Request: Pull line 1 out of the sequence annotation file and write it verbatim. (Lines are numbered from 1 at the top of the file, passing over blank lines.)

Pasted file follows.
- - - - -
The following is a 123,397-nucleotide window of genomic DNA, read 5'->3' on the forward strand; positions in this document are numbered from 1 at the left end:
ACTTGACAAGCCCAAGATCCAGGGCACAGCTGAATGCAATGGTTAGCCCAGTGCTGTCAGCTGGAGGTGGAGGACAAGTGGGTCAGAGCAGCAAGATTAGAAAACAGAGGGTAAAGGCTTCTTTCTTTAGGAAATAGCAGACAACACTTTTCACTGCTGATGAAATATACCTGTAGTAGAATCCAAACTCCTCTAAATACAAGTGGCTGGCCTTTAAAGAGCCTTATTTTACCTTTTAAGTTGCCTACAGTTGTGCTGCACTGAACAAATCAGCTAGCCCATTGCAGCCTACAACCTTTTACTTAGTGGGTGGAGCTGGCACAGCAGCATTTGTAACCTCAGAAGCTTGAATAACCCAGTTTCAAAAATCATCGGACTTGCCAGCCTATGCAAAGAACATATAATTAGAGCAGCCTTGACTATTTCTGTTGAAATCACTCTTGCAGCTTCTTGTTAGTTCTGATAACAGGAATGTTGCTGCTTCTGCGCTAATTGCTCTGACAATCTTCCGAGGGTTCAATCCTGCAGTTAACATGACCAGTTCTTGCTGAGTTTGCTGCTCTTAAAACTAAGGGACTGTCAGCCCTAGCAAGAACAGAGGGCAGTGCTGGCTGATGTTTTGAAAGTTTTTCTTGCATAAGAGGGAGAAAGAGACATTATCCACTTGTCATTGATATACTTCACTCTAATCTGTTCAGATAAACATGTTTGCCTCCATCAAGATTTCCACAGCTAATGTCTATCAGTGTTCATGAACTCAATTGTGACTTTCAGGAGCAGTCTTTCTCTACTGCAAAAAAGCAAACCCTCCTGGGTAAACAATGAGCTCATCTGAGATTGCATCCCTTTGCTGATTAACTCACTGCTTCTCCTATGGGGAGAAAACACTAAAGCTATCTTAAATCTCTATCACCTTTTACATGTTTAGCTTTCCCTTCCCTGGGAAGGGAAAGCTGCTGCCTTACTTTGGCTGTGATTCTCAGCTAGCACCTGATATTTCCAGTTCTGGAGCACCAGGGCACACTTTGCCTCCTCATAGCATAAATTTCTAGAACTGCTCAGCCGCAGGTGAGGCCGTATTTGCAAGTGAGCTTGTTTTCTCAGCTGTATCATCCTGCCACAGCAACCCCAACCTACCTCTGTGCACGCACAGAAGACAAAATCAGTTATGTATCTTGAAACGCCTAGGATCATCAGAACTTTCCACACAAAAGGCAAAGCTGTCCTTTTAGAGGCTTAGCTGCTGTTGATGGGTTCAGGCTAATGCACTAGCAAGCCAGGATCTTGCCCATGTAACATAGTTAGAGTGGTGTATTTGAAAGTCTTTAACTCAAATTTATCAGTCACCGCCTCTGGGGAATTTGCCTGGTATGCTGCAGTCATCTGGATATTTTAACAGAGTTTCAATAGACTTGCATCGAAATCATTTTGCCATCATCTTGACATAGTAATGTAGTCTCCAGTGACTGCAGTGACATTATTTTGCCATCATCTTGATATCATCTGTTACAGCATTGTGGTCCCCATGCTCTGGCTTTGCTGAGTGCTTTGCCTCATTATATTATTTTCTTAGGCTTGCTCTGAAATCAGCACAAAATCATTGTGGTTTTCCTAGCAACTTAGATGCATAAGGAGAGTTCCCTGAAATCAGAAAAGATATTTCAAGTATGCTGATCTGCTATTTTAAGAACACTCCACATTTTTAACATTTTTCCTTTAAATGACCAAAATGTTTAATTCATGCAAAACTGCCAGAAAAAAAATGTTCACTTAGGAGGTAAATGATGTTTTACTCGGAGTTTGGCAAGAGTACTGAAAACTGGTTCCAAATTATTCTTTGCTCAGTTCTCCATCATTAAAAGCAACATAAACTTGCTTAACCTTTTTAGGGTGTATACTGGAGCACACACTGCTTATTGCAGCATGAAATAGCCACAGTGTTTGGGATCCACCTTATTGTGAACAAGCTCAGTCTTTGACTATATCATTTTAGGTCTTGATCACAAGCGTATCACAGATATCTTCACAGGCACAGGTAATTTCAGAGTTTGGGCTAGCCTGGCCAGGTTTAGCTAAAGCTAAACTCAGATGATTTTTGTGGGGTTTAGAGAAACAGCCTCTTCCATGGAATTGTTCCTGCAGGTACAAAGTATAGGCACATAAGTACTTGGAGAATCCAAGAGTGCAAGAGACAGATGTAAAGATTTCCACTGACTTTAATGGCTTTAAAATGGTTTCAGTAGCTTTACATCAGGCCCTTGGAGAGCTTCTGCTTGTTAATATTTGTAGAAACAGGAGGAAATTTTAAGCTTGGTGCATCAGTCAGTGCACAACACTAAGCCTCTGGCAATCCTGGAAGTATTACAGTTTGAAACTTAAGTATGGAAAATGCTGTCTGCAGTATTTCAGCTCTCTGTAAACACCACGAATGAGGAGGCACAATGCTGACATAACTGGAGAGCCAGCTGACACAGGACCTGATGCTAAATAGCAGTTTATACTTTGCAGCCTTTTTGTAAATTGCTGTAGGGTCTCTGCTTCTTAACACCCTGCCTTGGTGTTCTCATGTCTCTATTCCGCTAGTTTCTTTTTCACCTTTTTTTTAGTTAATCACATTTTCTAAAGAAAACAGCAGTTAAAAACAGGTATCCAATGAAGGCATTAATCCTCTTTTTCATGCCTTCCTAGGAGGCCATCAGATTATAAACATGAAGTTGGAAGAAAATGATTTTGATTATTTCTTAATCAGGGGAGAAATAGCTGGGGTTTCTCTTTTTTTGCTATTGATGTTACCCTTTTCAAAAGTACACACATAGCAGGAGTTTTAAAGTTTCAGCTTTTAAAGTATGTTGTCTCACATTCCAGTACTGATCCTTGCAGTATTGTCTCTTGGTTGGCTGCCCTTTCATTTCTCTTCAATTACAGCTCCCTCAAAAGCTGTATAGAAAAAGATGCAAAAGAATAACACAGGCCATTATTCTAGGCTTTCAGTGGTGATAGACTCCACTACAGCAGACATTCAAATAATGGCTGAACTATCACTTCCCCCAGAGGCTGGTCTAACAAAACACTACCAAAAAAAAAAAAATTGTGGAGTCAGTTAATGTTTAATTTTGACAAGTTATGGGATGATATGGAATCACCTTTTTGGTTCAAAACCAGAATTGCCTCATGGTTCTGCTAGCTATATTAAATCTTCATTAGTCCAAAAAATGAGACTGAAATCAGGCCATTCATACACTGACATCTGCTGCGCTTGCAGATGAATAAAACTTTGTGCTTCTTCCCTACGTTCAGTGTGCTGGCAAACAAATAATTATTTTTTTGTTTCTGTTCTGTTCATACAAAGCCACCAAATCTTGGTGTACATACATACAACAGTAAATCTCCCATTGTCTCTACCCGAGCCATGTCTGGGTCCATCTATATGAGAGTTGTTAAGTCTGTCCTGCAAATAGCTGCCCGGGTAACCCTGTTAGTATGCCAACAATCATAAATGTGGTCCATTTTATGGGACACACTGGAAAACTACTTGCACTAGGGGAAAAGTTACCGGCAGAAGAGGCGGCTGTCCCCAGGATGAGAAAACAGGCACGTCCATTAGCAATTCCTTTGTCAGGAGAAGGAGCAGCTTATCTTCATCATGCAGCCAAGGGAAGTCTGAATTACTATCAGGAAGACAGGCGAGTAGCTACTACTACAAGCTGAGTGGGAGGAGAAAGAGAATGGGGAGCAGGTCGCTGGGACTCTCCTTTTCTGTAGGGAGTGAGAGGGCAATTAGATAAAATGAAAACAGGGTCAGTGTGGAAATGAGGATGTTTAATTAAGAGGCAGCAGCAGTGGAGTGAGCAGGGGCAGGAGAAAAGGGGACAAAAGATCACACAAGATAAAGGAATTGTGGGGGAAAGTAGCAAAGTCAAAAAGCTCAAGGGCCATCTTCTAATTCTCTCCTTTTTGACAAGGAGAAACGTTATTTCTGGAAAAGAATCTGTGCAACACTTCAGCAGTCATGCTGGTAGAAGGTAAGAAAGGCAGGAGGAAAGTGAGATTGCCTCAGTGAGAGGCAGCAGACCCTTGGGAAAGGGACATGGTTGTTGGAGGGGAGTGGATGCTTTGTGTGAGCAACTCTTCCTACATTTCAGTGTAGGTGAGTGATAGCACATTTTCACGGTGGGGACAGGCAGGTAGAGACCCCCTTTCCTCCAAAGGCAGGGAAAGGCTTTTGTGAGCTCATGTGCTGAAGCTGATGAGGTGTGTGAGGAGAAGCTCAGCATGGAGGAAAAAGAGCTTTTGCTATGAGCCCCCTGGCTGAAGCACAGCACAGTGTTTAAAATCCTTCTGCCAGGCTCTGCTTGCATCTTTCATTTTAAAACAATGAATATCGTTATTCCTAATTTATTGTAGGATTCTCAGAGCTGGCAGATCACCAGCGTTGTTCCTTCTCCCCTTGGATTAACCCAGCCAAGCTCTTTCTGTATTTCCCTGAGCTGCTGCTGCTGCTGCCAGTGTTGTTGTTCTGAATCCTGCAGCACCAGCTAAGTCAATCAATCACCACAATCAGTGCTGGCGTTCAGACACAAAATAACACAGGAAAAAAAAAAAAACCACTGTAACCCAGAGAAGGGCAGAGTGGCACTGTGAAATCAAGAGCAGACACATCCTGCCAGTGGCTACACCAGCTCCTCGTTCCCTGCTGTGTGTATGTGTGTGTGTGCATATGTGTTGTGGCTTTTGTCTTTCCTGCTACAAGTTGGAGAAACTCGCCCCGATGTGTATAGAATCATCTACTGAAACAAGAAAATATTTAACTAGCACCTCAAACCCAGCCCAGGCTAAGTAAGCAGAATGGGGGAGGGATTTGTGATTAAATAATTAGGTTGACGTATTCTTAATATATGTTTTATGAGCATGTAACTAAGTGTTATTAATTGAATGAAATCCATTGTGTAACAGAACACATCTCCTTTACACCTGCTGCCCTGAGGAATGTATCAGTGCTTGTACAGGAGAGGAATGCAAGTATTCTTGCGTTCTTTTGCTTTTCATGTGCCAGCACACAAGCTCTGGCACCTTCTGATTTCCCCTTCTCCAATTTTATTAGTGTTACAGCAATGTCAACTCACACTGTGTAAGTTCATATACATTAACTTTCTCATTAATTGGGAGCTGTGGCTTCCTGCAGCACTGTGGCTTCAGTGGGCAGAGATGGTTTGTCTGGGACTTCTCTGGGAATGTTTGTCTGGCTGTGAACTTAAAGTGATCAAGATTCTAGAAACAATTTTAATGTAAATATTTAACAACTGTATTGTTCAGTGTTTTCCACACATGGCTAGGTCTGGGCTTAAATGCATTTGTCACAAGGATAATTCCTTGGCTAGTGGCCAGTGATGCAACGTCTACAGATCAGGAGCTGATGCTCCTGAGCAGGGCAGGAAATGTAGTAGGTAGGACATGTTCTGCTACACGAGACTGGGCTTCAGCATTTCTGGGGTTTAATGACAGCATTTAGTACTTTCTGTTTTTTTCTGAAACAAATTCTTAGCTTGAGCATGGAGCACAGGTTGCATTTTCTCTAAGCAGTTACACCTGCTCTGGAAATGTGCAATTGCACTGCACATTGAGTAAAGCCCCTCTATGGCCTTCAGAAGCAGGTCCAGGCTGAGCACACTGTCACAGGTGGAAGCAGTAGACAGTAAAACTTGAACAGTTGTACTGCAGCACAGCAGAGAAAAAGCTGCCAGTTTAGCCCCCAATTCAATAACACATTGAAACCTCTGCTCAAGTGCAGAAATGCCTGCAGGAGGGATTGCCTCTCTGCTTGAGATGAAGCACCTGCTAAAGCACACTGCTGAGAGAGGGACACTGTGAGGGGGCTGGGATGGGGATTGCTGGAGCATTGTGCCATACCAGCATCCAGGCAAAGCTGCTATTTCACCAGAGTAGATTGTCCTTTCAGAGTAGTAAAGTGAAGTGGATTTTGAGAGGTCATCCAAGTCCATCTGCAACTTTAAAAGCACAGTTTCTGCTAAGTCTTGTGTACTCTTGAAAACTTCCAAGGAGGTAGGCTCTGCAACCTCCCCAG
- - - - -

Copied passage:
The following is a 123,397-nucleotide window of genomic DNA, read 5'->3' on the forward strand; positions in this document are numbered from 1 at the left end: